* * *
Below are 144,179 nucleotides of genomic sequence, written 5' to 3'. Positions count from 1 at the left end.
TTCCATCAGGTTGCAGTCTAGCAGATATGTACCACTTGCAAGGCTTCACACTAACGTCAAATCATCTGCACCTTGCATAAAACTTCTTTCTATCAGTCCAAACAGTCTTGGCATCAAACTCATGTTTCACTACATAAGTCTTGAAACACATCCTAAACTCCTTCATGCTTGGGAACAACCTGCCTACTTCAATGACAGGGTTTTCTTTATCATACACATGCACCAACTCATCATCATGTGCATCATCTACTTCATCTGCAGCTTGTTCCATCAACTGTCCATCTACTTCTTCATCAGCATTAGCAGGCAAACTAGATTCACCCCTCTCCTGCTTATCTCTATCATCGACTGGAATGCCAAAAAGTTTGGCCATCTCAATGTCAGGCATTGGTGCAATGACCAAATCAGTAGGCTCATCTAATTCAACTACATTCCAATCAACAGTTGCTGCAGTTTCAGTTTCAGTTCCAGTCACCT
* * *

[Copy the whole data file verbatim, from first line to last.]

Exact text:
Below are 144,179 nucleotides of genomic sequence, written 5' to 3'. Positions count from 1 at the left end.
TTCCATCAGGTTGCAGTCTAGCAGATATGTACCACTTGCAAGGCTTCACACTAACGTCAAATCATCTGCACCTTGCATAAAACTTCTTTCTATCAGTCCAAACAGTCTTGGCATCAAACTCATGTTTCACTACATAAGTCTTGAAACACATCCTAAACTCCTTCATGCTTGGGAACAACCTGCCTACTTCAATGACAGGGTTTTCTTTATCATACACATGCACCAACTCATCATCATGTGCATCATCTACTTCATCTGCAGCTTGTTCCATCAACTGTCCATCTACTTCTTCATCAGCATTAGCAGGCAAACTAGATTCACCCCTCTCCTGCTTATCTCTATCATCGACTGGAATGCCAAAAAGTTTGGCCATCTCAATGTCAGGCATTGGTGCAATGACCAAATCAGTAGGCTCATCTAATTCAACTACATTCCAATCAACAGTTGCTGCAGTTTCAGTTTCAGTTCCAGTCACCT